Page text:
No activity in the Macintosh world has ever inspired as much fear, loathing, and terror as contemplating the upgrade from Mac OS 9 to Mac OS X. People are worried they’ll be forced to use the command-line (you won’t) or that they must reformat and repartition their hard disks (it’s not necessary). Others worry that they’ll have to spend hundreds of dollars upgrading software (upgrades can be helpful, but aren’t always essential) or that Mac OS X’s well-publicized shortcomings will prove to be huge obstacles (only if you’re entirely inflexible). Then there are the immovable obstacles – old hardware or mission-critical software or peripherals that aren’t compatible with Mac OS X.
So the first step is to determine if you can upgrade to Mac OS X. If you lack a relatively recent PowerPC G3- or G4-based Mac, or you’re reliant on software or hardware that simply won’t work with Mac OS X, you can’t upgrade. Similarly, if you don’t have some spare time to install the new operating system and become comfortable with the new environment, you shouldn’t upgrade – the task isn’t hard, but if you don’t spend the time up front to do it properly, you’ll waste even more time later. No matter what, I strongly recommend that you not stress about the fact that you can’t upgrade. Apple hasn’t set the technical requirements of Mac OS X to annoy you personally, and the reasons why any given program or peripheral aren’t compatible with Mac OS X are many and varied. In short, if you have a Macintosh setup that does what you need, be happy with that and don’t worry about Mac OS X until it becomes unavoidable (as it will the next time you buy a Mac).
Set Expectations — If you are ready to make the leap to Mac OS X, the most important thing you can do is to set your expectations appropriately. Apple’s marketing materials would have you believe that Mac OS X will somehow change your life. It won’t. It’s a computer operating system with a graphical user environment – nothing more, nothing less.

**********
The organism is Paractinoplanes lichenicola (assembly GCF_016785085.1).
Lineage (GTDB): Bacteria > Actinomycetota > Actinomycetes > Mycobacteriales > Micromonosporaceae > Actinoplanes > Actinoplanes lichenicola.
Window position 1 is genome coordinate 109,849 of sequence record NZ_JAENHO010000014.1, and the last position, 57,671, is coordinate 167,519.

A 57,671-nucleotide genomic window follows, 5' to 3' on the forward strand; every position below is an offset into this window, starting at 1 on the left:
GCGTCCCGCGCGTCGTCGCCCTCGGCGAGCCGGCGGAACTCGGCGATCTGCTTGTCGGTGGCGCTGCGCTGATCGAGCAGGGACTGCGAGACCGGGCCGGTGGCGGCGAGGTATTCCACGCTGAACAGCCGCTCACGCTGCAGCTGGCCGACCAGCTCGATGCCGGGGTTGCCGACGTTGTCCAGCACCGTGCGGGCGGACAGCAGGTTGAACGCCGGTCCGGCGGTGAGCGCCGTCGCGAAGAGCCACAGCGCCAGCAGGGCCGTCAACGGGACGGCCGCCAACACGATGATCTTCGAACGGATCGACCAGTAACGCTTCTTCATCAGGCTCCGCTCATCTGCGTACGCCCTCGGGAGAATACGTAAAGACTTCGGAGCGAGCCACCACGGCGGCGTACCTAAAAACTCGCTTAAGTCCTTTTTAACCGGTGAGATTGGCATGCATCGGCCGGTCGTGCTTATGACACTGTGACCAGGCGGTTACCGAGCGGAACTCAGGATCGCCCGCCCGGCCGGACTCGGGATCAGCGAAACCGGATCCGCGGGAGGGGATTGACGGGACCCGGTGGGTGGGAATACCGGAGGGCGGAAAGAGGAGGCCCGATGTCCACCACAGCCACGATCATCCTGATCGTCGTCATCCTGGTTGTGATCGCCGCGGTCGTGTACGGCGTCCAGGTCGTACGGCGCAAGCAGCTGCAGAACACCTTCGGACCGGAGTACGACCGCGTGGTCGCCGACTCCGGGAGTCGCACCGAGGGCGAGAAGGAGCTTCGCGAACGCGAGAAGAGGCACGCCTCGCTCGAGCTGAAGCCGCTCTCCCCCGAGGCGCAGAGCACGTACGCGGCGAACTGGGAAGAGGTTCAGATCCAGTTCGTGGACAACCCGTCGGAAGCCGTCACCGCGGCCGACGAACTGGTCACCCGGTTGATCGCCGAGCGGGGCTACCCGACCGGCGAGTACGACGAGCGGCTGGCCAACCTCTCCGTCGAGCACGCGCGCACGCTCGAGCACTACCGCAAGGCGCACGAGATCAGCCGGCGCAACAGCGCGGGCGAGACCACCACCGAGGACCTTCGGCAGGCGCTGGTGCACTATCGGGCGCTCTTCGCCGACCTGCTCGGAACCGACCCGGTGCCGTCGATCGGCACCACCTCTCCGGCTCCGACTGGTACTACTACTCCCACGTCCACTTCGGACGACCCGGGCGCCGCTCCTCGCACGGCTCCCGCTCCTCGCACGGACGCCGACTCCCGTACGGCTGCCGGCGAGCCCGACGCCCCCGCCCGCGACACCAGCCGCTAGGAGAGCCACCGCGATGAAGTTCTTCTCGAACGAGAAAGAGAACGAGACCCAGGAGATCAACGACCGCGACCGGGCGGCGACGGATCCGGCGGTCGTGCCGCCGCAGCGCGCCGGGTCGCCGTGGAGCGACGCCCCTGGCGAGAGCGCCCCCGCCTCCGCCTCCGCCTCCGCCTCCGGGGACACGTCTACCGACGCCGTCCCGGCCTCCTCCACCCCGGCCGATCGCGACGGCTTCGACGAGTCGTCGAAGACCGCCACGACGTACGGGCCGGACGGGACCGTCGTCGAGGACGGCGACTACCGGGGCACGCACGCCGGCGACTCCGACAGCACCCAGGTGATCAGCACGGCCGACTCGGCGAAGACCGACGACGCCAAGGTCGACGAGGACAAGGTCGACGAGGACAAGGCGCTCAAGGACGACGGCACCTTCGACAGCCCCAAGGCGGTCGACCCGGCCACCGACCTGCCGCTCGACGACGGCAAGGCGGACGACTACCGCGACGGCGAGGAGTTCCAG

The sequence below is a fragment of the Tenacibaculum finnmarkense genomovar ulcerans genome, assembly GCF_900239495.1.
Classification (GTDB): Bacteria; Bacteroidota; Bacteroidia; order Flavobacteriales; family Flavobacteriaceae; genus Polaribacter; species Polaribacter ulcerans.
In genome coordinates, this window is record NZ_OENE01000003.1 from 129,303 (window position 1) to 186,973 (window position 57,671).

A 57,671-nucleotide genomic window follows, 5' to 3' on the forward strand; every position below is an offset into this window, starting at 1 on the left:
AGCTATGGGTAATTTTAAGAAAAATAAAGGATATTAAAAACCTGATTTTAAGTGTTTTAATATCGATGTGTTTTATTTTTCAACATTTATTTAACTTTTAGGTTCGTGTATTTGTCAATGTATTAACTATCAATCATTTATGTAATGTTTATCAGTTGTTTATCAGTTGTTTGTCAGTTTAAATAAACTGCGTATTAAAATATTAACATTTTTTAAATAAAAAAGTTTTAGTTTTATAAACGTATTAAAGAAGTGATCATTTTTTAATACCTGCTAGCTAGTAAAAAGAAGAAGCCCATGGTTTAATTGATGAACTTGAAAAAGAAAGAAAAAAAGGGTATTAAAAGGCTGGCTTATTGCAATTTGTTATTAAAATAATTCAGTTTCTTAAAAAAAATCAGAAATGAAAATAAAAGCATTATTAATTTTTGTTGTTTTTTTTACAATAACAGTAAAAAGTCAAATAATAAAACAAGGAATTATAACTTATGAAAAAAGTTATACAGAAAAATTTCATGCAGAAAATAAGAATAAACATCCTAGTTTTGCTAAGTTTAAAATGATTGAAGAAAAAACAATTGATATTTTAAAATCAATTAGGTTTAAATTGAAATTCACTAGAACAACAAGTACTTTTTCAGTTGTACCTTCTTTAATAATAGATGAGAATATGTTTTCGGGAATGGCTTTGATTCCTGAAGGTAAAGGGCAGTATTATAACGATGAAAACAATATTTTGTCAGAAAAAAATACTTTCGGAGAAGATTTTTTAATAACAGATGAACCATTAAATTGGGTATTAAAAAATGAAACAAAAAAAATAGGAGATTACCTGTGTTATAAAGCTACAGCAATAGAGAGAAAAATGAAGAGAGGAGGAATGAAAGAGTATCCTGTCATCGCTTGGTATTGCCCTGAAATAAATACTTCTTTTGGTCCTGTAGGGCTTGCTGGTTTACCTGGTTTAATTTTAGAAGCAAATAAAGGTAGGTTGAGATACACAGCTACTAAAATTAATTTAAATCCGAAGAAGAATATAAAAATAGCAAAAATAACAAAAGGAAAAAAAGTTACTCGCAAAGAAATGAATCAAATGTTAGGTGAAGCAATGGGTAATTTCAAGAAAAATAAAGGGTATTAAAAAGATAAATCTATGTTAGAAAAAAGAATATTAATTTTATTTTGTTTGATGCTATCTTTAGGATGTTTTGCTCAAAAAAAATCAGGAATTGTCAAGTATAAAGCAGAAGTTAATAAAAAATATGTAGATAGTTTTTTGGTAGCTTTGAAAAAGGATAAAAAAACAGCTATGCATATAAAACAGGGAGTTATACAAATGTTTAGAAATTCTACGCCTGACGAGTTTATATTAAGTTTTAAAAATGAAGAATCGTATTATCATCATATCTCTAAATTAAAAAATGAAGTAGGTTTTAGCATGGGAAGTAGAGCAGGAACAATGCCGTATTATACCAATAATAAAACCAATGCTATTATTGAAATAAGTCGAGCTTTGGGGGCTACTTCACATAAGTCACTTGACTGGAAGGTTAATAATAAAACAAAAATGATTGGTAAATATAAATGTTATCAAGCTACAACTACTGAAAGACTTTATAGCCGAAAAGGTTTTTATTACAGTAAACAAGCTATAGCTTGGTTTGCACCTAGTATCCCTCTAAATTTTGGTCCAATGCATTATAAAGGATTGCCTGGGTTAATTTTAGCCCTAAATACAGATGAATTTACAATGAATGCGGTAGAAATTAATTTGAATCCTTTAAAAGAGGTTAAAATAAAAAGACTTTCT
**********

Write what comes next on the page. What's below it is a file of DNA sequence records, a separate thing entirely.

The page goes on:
For the vast majority of Macintosh users at this point in time, Mac OS X will not enable you to do anything you can’t already do in Mac OS 9. Browsing the Web, reading your email, using a word processor or spreadsheet – the primary uses of computers are equally as possible in both operating systems. Until fairly recently, in fact, upgrading to Mac OS X meant losing capabilities for most Mac users. That’s less true every week, luckily, and more important, we’re seeing new software appear for Mac OS X that has no equivalent in Mac OS 9.
You will have to put some real time and effort into thinking about how you want Mac OS X to work, configuring it appropriately and installing the necessary utilities for interface extras without which you simply cannot use your Mac. Realistically, it took me roughly a day to do the basic installation of Mac OS X and parts of several more days before I’d done enough configuration that I could remain booted into it. Fortunately, it’s easy to boot back into Mac OS 9 while you’re finishing off Mac OS X’s configuration, so you don’t have to commit a huge amount of time all at once to the upgrade.